A third of my traffic comes through mobile devices and more than half of those devices are through the Apple iPad. If my site were responsive, I would probably see higher numbers for the devices other than the iPad.  Donald, if you have a Google Analytics account, you might look at your stats to see how many people are currently viewing your site through mobile devices.  With the increasing numbers of mobile devices, it might help your site to gain more visitors if you can make it as mobile friendly as possible. I think you also have to consider what kind of content you offer on your site that draws in visitors.  Perhaps a catalog might not bring in a first time visitor but other content might.  I noticed on your site Donald, that you have many things that can be viewed on a phone such as your YouTube videos or your News information.  These could be the way people first notice your site via a phone.  The visitor might or might not later go to a computer to view the rest of your site offerings but if your site is mobile friendly, you'll have a better chance of them staying on your site to view more content.  Normally I would not go to my phone to look up websites to find music but how many times are we at a location where we're killing time and all we have is our smart phone?  A mobile device is how I often "find out" about a new site which later I might access on my computer to place an order.
Hope this info helps.  Good luck on your decision.
Applauded by an audience of 3
on July 7, 2013 1:13pm
I am really just joining the world of mobile devices.  I love love love my laptop and could not exist without it.  However, I have only had my iphone for a week and I could see using it greatly for those times that you are on the go but have to wait around.  Searching for repertoire is an on-going, constant in my life at the moment, I vote in favor of using the mobile device for the convenience.  It really seems like you would be in on a good thing and one of the starters as well.  If there were a way to save favorites from the mobile device to come back to when I was on my laptop to view the scores, that would be great.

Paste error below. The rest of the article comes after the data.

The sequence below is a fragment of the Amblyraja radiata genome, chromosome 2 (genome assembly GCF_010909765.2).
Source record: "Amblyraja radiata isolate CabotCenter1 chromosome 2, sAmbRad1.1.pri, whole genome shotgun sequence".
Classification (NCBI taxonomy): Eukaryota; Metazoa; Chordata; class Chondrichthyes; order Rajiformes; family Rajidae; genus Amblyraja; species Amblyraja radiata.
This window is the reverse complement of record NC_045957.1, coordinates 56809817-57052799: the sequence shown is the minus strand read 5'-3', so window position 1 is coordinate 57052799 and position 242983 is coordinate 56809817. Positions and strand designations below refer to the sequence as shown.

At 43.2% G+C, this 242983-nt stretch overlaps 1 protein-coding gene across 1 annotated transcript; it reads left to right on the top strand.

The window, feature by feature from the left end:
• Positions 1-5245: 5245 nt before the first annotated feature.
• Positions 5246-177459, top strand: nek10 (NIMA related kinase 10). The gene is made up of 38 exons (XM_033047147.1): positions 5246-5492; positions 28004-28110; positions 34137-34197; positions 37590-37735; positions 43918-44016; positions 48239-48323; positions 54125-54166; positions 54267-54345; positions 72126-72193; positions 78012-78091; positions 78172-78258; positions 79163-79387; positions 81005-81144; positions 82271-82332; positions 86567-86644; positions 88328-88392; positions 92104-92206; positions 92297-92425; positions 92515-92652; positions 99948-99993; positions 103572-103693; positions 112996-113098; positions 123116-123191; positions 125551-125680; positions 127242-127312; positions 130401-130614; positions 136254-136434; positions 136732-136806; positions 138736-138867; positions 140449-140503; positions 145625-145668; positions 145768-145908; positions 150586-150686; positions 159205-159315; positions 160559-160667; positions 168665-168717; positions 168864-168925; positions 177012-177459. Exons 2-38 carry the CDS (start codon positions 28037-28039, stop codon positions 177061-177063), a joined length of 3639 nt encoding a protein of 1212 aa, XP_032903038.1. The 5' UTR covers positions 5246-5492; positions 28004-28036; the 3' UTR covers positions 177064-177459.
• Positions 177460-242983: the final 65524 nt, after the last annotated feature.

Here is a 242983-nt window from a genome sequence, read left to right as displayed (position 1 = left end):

on July 7, 2013 5:27pm
I can't imagine anyone reviewing a score on a tiny smartphone screen either. But other types of access to a composer's website from a phone could be useful, as noted: Familiarity/bookmarking to review later on a laptop or desktop screen; also playing MP3 sound samples (my site has them for most pieces), which don't require a large screen, just a decent speaker. And sending emails to the composer for quotes, prices, questions about a work.
I haven't optimized my site for phone access, but I do get inquiries about scores sent ato me from the Works pages via phone. I don't have transactions set up on my site yet, folks still have to ping me for a quote or to order. Hoping that will change over the next 2 years.
David Avshalomov
on July 8, 2013 7:18am
Definitely go for a responsive site, especially if it's only $300. Over 80% of users will leave a website if it's not resizing for their mobile device. On the flipside, companies who converted to responsive sites saw an 83% increase in sales and customer satisfaction. Mobile adoption is skyrocketing and purchases of mobile devices now outstrip purchases of desktop computers. The time to go responsive is now.
If you want to see a good example of responsive design like Janet's talking about, see Pull your browser window's right side in to see the content reflow. At certain "breakpoints" the navigation switches from horizontal to vertical, for instance. The monkey disappears. The text reflows. This is how a good responsive site is set up to take advantage of the real estate on everything from smartphones to desktop devices.
My day job is in web development. :-)
Sing on!
on July 10, 2013 7:03am
Thank you all for your excellent thoughts. I have read them all very carefully - and it appears others have as well - so I'm about to make a decision. I am tending towards a responsive site; not so much for the music itself, which of course is barely legible on a small screen, but for all the other information on a music site which people can pick up at odd times when they have nothing to do do but open up their smart phones. I've learned a LOT from you all!
I am going to be using Adobe's 'Contribute', but have no experience with it vis a vis mobile phones. Does anyone know if text flows (i.e. is responsive) when the screen becomes smaller?